Thanks for not talking to me like im an idiot, and taking the time to explain the proper way to use the dowl etc
I still wonder why you use a dowl on the weaker part instead of the ridge, can you please explain/...
and keeping this short...
Do you think that the valve work that this horn needs could be solved for under 50 dollars?
Stever, I wouldn't do anything else to your Bundy if you intend on playing it again. Save the money for it to be fixed by a pro. If you were offended by the tone of my responses, I'm sorry. If ever there was a horn to learn repair on, it's a Bundy. They're cheap and there are plenty out there. Chalk this up as a learning experience as what not to do. Don't do to the Ambassador you just won what you did to the Bundy. As others have said, it is near impossible to fix an instrument over the phone or a forum thread. Too many variables, and trying to explain small but important details of repair is difficult at best.
Keep in mind that everyone on this forum has a different perspective, background, temperament, and sense of how things work (or don't). So, in this sort of discussion, you will see everything from the ridiculous to the sublime - don't take it personally.
Not everyone on here has tried to do what you are doing. I am one of the few that has tried it - numerous times - and have run into the same things that you are facing.
Yes, it is possible to expand the bottom of the piston doing just what you did. Most pistons are squared-off on the bottom of the skirt with a recessed plug in the center. The ends of most sockets are rounded off to make a smooth and safe tool (no sharp edges to cut fingers). So, if the socket is even a tiny bit smaller than the piston, the rounded edge of the socket does not butt up snugly on the bottom of the piston skirt - it fits just slightly inside of it. Then when you start to tap on the socket, the rounded edge is forced inside the piston which is resisting the force. It then takes on the effect of a wedge and has an outward force vector on the skirt. The piston is brass and relatively soft (compared to a socket of hardened steel) so it is expanded outward. If it expands enough, it can also distort the casing - although in that case it will become irretrievably jammed inside. So, at least you did not go that far.
Have you tried putting the pistons into the casings from the bottom - upside down? That will help determine if the bottom of the skirt is expanded. Of course a micrometer is the most accurate way to tell but if you don't have access to one, then you work with what is available.
The idea of using abrasive to remove the metal may work. If only the very bottom of the piston is expanded, the abrasive needs to be used only at that very bottom point and even if it removes the plating, that may not ruin the piston as there is still plated surface above that and adjacent to the ports to provide sealing when the piston is in the casing.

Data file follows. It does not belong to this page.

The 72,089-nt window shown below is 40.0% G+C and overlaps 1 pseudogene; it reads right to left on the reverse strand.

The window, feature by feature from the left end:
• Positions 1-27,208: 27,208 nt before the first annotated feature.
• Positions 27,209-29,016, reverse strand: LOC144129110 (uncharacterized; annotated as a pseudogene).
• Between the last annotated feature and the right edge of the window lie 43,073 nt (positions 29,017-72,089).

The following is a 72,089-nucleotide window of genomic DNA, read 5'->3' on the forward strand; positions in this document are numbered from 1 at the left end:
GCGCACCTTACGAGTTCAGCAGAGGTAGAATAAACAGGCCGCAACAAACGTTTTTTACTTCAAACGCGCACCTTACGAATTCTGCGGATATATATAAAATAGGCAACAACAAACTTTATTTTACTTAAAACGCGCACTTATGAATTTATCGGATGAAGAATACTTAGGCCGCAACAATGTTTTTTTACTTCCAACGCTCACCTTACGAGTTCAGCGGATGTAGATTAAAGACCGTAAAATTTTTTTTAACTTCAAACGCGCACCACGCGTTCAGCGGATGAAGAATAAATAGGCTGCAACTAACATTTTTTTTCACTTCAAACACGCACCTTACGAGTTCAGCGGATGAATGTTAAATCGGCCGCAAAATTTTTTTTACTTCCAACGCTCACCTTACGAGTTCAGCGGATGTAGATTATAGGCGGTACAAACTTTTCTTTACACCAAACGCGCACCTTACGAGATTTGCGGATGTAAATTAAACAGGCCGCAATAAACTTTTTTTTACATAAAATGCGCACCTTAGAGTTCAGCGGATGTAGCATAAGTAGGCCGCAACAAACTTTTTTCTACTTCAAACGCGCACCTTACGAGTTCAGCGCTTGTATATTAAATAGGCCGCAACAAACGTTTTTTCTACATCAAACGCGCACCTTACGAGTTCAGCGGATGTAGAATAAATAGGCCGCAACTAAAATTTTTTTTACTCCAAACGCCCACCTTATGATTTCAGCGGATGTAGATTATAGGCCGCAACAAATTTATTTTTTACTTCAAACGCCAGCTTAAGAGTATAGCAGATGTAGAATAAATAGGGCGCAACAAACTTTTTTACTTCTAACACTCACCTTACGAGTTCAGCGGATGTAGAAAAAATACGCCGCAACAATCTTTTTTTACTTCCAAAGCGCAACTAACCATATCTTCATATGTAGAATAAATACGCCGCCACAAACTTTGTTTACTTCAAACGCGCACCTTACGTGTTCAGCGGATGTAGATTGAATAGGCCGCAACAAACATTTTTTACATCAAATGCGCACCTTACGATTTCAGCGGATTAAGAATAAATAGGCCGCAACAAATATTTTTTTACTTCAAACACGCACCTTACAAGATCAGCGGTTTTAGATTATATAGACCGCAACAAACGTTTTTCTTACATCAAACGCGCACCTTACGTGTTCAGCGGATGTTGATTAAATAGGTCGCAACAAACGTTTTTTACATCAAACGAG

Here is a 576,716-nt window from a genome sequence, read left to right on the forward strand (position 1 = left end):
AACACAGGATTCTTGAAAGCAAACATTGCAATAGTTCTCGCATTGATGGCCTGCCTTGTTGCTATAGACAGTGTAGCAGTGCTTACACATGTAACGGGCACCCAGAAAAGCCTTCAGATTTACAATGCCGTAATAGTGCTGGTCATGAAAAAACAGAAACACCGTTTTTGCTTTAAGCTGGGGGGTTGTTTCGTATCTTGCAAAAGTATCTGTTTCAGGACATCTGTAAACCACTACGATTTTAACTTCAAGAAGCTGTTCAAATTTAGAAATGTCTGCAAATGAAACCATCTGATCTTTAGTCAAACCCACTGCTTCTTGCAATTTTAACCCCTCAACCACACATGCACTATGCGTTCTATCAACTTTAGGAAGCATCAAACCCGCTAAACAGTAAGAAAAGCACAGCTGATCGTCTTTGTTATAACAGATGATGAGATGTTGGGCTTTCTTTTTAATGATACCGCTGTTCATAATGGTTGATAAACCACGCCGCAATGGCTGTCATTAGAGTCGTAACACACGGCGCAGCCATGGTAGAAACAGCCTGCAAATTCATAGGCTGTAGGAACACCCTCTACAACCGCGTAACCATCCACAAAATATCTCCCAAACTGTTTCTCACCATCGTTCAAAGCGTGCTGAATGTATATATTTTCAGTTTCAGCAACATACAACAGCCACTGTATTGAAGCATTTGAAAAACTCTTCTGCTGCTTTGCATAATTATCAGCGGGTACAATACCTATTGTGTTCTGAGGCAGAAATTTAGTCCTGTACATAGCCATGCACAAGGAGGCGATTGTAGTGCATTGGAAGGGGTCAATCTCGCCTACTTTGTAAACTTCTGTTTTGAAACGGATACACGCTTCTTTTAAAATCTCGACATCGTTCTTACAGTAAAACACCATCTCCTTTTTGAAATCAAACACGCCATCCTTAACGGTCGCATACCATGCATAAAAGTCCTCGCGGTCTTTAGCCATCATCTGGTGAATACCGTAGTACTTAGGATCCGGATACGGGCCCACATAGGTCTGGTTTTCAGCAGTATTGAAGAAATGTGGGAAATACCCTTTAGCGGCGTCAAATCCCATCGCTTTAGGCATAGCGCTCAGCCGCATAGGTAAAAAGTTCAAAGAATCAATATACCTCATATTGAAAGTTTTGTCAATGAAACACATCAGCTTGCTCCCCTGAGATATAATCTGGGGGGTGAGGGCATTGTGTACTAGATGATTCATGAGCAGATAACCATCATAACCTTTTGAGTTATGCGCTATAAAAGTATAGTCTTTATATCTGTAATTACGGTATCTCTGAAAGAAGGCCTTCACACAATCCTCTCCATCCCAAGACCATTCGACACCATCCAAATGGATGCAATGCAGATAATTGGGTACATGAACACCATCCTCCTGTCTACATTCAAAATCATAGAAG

So, I would guess that the approach of using magic marker, sanding the piston, doing it again, etc. until the interference is gone is most likely your best bet.
I understand both the (a) Sentimental value (I found my original 1955 Olds cornet and spent more to fix it than that model is worth) and, (b) the interest in finding out how things work and how to fix or improve them. I am still working on my soldering skills (I have several with broken leadpipes that I am trying to resurrect but so far my soldering still is very gobby and unsightly).
So, hang in there. You will learn things and who knows? - you might even make the Bundy play again. I have a Bundy and am sort of in the same boat with it.
Thanks for the post ComeBackKid!
I wasn't going to post anything just yet, but I decided to because of your post.
I got back home today and started working on the horn again, despite the opinions of those who told me not to.
Your are correct that it was the bottom that was flared out, and I had actually done exactly the things you have suggested to determine that- good advice .
Anyway, when I started, the number two was the only one that fit in at all, although it had problems when it got to the bottom. At this point the number 2 still has problems, largely because the valve guide needs to be replaced.
The number 1 and number 3 both work now;!!!
The number 1 still needs a little bit of working in, but it moves pretty well.
The number 3, which was the worst of them at the start , works really really well.
I tried doing the scale,even with the number 2 not quite up to par yet, and it seemed to play fine... even if I don't play very well.